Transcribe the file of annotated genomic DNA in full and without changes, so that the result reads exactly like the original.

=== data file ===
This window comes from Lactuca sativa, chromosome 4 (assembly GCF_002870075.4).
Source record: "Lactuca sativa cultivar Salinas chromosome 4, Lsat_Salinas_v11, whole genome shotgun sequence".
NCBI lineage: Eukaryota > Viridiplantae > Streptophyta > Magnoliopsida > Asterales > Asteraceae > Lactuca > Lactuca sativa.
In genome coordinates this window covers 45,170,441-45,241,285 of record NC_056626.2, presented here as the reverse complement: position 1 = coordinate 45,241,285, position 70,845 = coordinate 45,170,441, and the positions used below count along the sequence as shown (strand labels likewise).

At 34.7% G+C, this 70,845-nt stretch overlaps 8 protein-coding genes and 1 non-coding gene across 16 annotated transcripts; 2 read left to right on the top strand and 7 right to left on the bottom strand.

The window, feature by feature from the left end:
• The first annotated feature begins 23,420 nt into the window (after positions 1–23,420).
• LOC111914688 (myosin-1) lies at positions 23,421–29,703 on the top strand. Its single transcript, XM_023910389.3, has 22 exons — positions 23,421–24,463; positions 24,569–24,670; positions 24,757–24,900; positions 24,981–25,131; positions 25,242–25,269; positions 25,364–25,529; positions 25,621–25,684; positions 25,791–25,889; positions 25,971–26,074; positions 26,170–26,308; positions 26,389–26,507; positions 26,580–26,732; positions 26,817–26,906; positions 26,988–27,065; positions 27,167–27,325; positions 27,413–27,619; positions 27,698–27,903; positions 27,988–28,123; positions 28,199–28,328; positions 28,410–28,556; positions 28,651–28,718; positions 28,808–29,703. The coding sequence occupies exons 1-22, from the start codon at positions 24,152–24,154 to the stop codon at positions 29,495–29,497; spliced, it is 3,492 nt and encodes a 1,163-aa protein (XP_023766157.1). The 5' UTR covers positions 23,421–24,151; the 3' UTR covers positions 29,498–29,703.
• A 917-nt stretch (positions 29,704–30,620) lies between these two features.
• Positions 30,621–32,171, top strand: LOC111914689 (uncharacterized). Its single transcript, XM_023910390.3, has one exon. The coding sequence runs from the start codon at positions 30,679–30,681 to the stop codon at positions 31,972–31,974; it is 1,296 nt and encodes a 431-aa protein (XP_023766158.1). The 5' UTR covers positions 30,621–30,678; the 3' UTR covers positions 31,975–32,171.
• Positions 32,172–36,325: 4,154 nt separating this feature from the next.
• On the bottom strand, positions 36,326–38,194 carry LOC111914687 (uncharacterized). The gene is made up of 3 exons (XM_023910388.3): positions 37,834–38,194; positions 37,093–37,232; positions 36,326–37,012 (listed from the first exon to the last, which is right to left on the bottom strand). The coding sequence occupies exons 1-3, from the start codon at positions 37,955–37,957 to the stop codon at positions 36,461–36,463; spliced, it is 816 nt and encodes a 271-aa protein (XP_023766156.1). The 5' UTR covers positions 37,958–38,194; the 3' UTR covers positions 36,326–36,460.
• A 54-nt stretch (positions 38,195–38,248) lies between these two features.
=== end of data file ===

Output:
This window comes from Lactuca sativa, chromosome 4 (assembly GCF_002870075.4).
Source record: "Lactuca sativa cultivar Salinas chromosome 4, Lsat_Salinas_v11, whole genome shotgun sequence".
NCBI lineage: Eukaryota > Viridiplantae > Streptophyta > Magnoliopsida > Asterales > Asteraceae > Lactuca > Lactuca sativa.
In genome coordinates this window covers 45,170,441-45,241,285 of record NC_056626.2, presented here as the reverse complement: position 1 = coordinate 45,241,285, position 70,845 = coordinate 45,170,441, and the positions used below count along the sequence as shown (strand labels likewise).

At 34.7% G+C, this 70,845-nt stretch overlaps 8 protein-coding genes and 1 non-coding gene across 16 annotated transcripts; 2 read left to right on the top strand and 7 right to left on the bottom strand.

The window, feature by feature from the left end:
• The first annotated feature begins 23,420 nt into the window (after positions 1–23,420).
• LOC111914688 (myosin-1) lies at positions 23,421–29,703 on the top strand. Its single transcript, XM_023910389.3, has 22 exons — positions 23,421–24,463; positions 24,569–24,670; positions 24,757–24,900; positions 24,981–25,131; positions 25,242–25,269; positions 25,364–25,529; positions 25,621–25,684; positions 25,791–25,889; positions 25,971–26,074; positions 26,170–26,308; positions 26,389–26,507; positions 26,580–26,732; positions 26,817–26,906; positions 26,988–27,065; positions 27,167–27,325; positions 27,413–27,619; positions 27,698–27,903; positions 27,988–28,123; positions 28,199–28,328; positions 28,410–28,556; positions 28,651–28,718; positions 28,808–29,703. The coding sequence occupies exons 1-22, from the start codon at positions 24,152–24,154 to the stop codon at positions 29,495–29,497; spliced, it is 3,492 nt and encodes a 1,163-aa protein (XP_023766157.1). The 5' UTR covers positions 23,421–24,151; the 3' UTR covers positions 29,498–29,703.
• A 917-nt stretch (positions 29,704–30,620) lies between these two features.
• Positions 30,621–32,171, top strand: LOC111914689 (uncharacterized). Its single transcript, XM_023910390.3, has one exon. The coding sequence runs from the start codon at positions 30,679–30,681 to the stop codon at positions 31,972–31,974; it is 1,296 nt and encodes a 431-aa protein (XP_023766158.1). The 5' UTR covers positions 30,621–30,678; the 3' UTR covers positions 31,975–32,171.
• Positions 32,172–36,325: 4,154 nt separating this feature from the next.
• On the bottom strand, positions 36,326–38,194 carry LOC111914687 (uncharacterized). The gene is made up of 3 exons (XM_023910388.3): positions 37,834–38,194; positions 37,093–37,232; positions 36,326–37,012 (listed from the first exon to the last, which is right to left on the bottom strand). The coding sequence occupies exons 1-3, from the start codon at positions 37,955–37,957 to the stop codon at positions 36,461–36,463; spliced, it is 816 nt and encodes a 271-aa protein (XP_023766156.1). The 5' UTR covers positions 37,958–38,194; the 3' UTR covers positions 36,326–36,460.
• A 54-nt stretch (positions 38,195–38,248) lies between these two features.